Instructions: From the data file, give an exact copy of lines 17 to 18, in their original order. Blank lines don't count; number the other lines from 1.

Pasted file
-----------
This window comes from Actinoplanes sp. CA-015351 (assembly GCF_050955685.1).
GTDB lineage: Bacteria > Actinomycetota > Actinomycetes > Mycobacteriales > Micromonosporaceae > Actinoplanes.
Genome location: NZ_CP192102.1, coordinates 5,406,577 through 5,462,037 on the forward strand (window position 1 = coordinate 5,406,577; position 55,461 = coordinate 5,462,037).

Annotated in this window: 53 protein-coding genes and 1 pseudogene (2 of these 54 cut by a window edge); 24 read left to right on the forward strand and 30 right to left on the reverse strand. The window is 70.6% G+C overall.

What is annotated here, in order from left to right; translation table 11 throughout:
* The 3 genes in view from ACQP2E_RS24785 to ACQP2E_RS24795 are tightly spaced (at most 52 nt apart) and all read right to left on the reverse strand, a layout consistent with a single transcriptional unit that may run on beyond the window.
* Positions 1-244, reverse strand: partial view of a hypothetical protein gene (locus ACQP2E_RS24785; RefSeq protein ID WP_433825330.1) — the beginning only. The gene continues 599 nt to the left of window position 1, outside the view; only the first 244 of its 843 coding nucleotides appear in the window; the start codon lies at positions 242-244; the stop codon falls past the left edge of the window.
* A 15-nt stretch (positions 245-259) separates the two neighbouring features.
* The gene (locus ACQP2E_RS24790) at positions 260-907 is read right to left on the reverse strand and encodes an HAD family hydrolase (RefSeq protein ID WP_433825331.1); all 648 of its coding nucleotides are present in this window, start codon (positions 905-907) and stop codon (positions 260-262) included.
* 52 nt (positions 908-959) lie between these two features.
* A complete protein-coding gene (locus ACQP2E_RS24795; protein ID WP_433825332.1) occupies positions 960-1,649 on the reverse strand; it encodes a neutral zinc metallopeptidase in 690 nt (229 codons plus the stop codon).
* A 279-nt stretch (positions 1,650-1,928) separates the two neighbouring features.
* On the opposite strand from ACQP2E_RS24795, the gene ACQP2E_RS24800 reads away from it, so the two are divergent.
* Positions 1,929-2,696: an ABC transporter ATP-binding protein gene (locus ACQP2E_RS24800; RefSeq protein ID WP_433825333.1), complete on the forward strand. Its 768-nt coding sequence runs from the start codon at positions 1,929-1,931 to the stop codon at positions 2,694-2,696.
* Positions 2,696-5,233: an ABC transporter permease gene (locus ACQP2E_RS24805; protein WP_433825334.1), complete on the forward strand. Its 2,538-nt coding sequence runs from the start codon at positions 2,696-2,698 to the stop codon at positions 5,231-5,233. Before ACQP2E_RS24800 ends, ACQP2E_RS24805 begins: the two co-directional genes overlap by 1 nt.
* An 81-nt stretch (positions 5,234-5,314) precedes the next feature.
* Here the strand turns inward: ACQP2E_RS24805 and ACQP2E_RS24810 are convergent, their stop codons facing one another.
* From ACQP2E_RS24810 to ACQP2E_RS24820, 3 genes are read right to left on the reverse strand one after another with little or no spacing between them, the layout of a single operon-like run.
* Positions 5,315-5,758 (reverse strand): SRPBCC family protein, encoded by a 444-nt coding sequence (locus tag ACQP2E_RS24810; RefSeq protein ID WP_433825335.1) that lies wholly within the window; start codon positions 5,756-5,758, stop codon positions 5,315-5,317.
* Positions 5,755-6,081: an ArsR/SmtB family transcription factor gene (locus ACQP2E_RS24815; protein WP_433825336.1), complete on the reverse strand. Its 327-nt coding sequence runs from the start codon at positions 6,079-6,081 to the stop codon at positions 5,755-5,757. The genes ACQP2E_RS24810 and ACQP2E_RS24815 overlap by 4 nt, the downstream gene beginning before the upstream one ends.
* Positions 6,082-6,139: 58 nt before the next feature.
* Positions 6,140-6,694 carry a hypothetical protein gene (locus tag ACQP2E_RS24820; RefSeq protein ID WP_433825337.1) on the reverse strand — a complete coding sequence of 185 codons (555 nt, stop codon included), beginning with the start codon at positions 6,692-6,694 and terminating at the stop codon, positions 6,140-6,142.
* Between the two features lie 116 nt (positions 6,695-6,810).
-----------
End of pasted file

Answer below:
* Here the strand turns inward: ACQP2E_RS24805 and ACQP2E_RS24810 are convergent, their stop codons facing one another.
* From ACQP2E_RS24810 to ACQP2E_RS24820, 3 genes are read right to left on the reverse strand one after another with little or no spacing between them, the layout of a single operon-like run.